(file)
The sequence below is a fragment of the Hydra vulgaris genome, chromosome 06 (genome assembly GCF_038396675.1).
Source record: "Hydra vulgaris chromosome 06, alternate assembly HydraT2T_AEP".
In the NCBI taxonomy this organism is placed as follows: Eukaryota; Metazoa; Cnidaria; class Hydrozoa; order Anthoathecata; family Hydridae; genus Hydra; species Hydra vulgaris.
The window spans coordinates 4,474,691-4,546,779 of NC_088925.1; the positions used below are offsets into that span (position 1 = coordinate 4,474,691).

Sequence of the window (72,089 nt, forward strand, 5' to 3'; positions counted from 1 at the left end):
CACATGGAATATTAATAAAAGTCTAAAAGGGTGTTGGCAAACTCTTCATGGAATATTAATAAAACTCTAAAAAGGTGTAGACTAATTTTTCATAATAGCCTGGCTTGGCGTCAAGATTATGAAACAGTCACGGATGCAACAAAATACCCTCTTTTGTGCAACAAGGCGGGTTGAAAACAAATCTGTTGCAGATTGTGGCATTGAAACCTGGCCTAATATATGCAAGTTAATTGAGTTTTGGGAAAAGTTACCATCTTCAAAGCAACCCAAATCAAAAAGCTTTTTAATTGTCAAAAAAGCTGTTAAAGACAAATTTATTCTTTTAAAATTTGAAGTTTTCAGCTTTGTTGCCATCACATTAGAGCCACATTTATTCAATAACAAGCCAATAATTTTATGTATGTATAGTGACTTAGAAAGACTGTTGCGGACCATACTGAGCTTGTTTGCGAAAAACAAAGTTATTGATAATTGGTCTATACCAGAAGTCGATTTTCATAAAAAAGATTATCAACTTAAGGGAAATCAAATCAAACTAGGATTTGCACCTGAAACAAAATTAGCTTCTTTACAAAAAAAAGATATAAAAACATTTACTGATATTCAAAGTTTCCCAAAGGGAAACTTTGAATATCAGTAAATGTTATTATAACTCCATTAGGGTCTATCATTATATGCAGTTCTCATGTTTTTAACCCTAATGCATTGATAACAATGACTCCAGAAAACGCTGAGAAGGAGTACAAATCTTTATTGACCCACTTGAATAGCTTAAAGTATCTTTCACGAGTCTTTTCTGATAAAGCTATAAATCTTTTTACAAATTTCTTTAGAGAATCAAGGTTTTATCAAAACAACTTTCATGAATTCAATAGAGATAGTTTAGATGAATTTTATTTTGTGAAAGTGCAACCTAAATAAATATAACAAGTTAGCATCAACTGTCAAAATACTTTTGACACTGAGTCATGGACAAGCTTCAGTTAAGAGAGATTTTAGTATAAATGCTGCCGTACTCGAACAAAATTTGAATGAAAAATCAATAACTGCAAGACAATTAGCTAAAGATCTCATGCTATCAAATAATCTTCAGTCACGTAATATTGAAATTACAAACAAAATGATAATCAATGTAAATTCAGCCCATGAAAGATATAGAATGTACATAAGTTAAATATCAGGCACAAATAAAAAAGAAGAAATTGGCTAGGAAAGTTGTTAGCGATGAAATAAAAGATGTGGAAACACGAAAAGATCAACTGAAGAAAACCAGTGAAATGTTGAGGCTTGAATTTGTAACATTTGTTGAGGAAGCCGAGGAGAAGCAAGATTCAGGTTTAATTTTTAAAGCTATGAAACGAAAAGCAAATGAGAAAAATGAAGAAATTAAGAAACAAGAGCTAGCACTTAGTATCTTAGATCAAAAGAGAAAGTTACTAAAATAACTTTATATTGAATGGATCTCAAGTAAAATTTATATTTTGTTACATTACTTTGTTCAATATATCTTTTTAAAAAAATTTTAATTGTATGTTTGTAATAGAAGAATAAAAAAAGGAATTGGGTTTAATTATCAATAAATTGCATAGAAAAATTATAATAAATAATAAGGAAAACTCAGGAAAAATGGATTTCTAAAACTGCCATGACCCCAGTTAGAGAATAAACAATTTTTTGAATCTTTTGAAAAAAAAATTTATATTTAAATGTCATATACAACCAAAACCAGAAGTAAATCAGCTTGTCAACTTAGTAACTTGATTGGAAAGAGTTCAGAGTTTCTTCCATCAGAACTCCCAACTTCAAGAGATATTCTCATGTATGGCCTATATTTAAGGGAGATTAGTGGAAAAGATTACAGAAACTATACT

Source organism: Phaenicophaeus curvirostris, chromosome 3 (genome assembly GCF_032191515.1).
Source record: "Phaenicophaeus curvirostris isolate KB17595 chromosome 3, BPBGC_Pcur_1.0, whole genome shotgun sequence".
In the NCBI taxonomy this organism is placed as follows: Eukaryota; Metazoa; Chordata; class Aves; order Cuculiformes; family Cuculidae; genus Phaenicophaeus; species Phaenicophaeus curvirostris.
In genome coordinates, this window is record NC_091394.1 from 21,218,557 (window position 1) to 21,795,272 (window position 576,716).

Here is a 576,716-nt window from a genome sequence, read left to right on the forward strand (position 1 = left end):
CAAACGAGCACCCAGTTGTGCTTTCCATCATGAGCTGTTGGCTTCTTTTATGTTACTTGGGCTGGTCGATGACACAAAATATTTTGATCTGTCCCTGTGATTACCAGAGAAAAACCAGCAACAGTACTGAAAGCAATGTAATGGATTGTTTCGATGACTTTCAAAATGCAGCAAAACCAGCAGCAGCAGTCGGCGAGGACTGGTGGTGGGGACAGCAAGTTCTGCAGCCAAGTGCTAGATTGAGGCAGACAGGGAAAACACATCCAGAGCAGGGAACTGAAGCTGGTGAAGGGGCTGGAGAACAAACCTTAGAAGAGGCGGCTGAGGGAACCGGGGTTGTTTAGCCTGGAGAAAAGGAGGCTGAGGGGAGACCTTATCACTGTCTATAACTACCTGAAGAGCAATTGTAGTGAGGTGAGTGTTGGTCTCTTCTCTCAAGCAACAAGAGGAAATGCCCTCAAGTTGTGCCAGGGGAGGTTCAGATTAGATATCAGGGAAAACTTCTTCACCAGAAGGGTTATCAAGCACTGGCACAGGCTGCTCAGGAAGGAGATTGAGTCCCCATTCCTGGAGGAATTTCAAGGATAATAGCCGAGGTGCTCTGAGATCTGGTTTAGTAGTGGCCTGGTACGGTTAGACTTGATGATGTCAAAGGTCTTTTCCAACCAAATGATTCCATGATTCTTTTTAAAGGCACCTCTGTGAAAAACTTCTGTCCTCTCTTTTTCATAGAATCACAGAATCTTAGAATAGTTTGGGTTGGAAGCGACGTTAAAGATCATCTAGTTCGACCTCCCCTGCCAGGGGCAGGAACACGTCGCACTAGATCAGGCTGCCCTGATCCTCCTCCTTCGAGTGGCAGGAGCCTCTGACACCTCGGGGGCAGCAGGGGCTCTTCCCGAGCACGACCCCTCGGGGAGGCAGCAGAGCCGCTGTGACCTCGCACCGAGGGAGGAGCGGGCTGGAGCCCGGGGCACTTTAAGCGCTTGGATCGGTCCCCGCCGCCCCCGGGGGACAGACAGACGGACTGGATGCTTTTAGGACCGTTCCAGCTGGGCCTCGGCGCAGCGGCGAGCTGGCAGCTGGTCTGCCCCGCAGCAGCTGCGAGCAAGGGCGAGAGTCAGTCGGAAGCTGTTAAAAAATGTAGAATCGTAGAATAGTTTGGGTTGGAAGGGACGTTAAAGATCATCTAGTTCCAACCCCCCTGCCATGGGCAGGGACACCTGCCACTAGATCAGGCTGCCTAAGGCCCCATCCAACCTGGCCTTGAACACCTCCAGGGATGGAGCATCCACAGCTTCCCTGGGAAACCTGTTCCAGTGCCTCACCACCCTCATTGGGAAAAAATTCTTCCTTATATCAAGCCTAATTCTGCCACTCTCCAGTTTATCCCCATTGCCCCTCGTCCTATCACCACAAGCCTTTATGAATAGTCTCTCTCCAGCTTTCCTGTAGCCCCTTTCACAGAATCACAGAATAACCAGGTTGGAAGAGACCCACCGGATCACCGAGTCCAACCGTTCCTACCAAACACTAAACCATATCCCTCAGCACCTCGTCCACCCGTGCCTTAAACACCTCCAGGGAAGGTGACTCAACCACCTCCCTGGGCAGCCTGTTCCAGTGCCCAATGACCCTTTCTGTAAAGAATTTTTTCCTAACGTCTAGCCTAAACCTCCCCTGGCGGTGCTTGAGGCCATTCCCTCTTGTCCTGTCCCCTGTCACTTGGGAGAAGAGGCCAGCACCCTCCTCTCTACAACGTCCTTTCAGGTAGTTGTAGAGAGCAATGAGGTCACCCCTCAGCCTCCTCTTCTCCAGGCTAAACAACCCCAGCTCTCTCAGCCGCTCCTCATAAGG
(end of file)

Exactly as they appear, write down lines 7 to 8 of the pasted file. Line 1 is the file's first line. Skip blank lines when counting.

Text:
Source organism: Phaenicophaeus curvirostris, chromosome 3 (genome assembly GCF_032191515.1).
Source record: "Phaenicophaeus curvirostris isolate KB17595 chromosome 3, BPBGC_Pcur_1.0, whole genome shotgun sequence".